Shane Black’s movie is an affectionate parody of the sort of mismatched-buddy action comedies that proliferated in the seventies and eighties, better than most of them were. The joke is that while “The Nice Guys” isn’t nice at all, spinning a plot that’s as cynical and labyrinthine as “Chinatown” or “L.A. Confidential” (very different sorts of period pieces), it does so with a jovial nastiness that’s well-nigh irresistible.
A good deal of the reason for the picture’s success is Black’s script. Its recreation of the milieu of 1977, when it’s set, isn’t pitch-perfect—gas lines occurred in 1973 and 1979, but not 1977, for instance—but it gets the general ambience right. Though its complications get so tangled, especially in the last third, that you might throw up your hands trying to sort them all out, that’s part of the humor of the homage. And the dialogue and situations are clever, particularly when well played and delivered.
That brings one to the second main positive ingredient—the pairing of Russell Crowe and Ryan Gosling. On the surface they might seem an unlikely coupling, both better known for drama than comedy and, on the surface at least, not having a great deal in common. But here each demonstrates a real flair for farce, and they work together like a seasoned team.
“The Nice Guys” starts with a hilariously over-the-top prologue in which a car careens through a hillside house to the amazement of a young boy inside, coming to rest to reveal its dying driver—a luscious porn star named Misty Mountains (Murielle Telio). Then it moves on to its stars. Crowe, with fifty or so extra pounds added to his already burly frame, is Jackson Healy, is a fixer who employs his fists—usually outfitted with brass knuckles—to handle problems for clients. At the moment he’s been hired by a young lady named Amelia (Margaret Qualley) to scare off a guy who, she claims, is following her. The fellow turns out to be Holland March (Gosling), a boozy private eye who specializes in fleecing his (preferably elderly) clients while his precocious daughter Holly (Angourie Rice) looks on disapprovingly. He’s in the employ of Misty’s grandmother (Lois Smith), who claims to have seen the dead woman a couple of days after her demise.
Healy roughs March up, but after he’s in turn accosted by a couple of thugs (Beau Knapp and Keith David), they’re working together—their rapprochement cemented in a hilarious bathroom scene in which Gosling exhibits delicious skill at physical comedy—to track down Amelia, a girl with a penchant for socially-conscious causes. The investigation will take them to the burned-out house of her dead boyfriend, with whom she made a mysterious “experimental” film; to a lavish party thrown by the movie’s porno producer, who turns up dead; and to the office of Judith Kutner (Kim Basinger), the head of the state’s Justice Department, who turns out to be Amelia’s mother and also wants her found. As they continue the search, however, they fall afoul of a slickly efficient hit-man called John Boy (Matt Bomer). The plot winds up at a car show where the new models are being exhibited at the same time that a controversy about whether they should be equipped with smog-reducing catalytic converters is being litigated.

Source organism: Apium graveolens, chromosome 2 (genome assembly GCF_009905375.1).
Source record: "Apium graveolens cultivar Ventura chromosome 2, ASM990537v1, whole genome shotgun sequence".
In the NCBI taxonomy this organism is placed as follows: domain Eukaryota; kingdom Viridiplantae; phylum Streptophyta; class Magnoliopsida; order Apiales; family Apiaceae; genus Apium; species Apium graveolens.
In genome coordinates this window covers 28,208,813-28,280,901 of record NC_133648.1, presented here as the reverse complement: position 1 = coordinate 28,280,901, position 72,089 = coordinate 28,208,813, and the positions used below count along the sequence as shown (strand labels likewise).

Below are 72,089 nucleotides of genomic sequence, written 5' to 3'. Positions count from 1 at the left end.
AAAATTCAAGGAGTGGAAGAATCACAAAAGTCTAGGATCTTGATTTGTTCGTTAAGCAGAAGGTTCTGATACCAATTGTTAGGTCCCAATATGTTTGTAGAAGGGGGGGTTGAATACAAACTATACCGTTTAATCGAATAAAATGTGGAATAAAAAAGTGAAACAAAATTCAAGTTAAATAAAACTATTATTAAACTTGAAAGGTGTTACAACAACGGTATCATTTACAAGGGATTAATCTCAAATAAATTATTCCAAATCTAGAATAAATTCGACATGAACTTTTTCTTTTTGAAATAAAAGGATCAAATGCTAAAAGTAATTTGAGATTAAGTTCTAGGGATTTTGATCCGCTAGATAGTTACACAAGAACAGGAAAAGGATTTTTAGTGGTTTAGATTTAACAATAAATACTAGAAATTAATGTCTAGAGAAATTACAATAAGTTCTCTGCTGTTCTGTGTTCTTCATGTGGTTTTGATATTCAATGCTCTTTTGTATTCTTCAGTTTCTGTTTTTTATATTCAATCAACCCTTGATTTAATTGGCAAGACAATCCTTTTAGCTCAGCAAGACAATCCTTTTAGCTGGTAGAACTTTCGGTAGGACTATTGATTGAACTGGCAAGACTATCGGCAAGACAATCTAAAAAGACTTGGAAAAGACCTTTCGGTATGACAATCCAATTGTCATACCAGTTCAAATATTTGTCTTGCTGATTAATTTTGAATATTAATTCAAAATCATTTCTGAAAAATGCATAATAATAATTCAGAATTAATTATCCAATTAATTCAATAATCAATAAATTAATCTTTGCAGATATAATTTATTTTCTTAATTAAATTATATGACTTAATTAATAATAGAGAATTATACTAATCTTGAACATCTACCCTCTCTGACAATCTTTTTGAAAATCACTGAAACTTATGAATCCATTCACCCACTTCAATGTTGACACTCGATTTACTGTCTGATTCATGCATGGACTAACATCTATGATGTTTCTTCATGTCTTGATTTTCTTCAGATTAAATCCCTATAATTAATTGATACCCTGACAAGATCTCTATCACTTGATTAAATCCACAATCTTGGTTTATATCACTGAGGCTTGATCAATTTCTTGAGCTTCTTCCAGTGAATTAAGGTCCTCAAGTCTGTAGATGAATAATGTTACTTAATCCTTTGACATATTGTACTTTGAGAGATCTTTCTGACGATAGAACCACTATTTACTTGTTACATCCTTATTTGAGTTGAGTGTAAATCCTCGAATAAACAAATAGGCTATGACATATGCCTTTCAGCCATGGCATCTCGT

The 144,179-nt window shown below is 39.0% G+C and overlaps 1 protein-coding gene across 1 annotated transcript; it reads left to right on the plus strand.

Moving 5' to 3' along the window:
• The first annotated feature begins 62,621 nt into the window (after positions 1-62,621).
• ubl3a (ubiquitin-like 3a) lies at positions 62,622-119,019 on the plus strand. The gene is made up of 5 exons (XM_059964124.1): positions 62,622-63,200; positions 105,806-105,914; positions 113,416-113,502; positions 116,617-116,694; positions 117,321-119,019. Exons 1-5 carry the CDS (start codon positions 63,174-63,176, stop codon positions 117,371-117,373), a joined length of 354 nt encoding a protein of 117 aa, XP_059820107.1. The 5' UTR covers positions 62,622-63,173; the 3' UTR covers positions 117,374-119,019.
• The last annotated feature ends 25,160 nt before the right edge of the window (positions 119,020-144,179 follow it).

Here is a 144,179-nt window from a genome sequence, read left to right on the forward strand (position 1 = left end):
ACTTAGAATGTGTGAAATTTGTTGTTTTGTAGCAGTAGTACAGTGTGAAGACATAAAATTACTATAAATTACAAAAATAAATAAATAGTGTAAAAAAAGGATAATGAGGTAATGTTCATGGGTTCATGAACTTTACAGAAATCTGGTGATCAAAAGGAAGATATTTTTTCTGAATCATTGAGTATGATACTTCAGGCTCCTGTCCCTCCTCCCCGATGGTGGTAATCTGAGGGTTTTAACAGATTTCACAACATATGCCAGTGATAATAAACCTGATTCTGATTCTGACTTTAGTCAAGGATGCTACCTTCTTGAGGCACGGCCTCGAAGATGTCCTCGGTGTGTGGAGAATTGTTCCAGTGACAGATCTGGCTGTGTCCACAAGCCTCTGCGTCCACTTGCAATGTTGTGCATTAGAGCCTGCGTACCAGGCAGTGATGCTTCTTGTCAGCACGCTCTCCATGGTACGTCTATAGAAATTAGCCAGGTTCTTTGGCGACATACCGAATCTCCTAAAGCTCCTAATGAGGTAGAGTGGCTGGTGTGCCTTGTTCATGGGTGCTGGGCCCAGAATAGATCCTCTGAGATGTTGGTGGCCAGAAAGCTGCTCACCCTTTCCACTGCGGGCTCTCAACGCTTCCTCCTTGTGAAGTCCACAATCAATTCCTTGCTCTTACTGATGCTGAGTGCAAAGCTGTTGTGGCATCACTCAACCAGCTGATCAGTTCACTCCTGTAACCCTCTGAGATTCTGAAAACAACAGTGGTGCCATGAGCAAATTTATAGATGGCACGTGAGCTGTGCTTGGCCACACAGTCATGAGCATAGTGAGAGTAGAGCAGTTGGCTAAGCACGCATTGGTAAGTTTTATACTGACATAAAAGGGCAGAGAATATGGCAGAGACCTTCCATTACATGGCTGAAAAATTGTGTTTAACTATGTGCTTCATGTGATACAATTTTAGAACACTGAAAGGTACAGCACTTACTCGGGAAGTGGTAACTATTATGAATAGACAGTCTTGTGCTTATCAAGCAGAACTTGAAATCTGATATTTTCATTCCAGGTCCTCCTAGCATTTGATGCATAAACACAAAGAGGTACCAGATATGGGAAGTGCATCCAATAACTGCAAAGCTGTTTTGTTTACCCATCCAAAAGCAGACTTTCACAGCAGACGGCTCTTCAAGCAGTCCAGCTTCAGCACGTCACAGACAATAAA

It’s unlikely that most viewers will be able to tie all the plot threads together, and the ultimate conspiracy scenario is pretty loopy, considering what we now know of the US history. But it doesn’t really matter. “The New Guys” is no thriller, and the lapses of logic are frankly inconsequential. The movie is essentially a cinematic version of an extended vaudeville routine for Crowe and Gosling, and on that simple basis it works agreeably. Crowe doesn’t downplay the possibility that Healy can suddenly turn homicidal, but he gives the shambling bruiser the air of a lovable lug, and his barely disguised exasperation with March is priceless. Gosling provides an engaging contrast. March is unprincipled but devoted to his daughter, and Gosling plays his doofus side to perfection. At one point he channels Lou Costello for an extended reaction scene and nails it, while Crowe’s Bud Abbott looks on incredulously. The physical attributes might be switched, but the thin-chubby relationship is still there—just in reverse.
But it’s not just the stars who shine here. Rice proves an agreeable helper, never allowing Holly’s precociousness to become obnoxious. Bomer turns his matinee-idol good looks to the sinister side with aplomb. Yaya DaCosta invests Kutner’s aide-de-camp with seventies style, and while neither Qualley nor Basinger quite hits the mark, there are plenty of others to compensate: Knapp and David, with a swagger that suggests an overheated take on “Wait Until Dark,” Jack Kilmer as a goofball projectionist, and even Lance Valentine Butler, in what amounts to a cameo as an on-the-make kid on a bike. Among the craft credits Philippe Rousselot’s widescreen cinematography catches the seedy glitz in Richard Bridgland’s period production design, but it’s probably Kym Barrett’s garish costumes, along with the jauntily retro score by David Buckley and John Ottman and the pop song selections (not always chronologically correct, but who cares?) that will grab audiences most.
Think of “The Nice Guys” as “Inherent Vice” for the masses. It’s a less rarefied, more crowd-friendly spoof of old formulas than Paul Thomas Anderson’s film, but no less successful in evoking the spirit of movies that might not have always been great, but were usually dumb fun. This one is, too.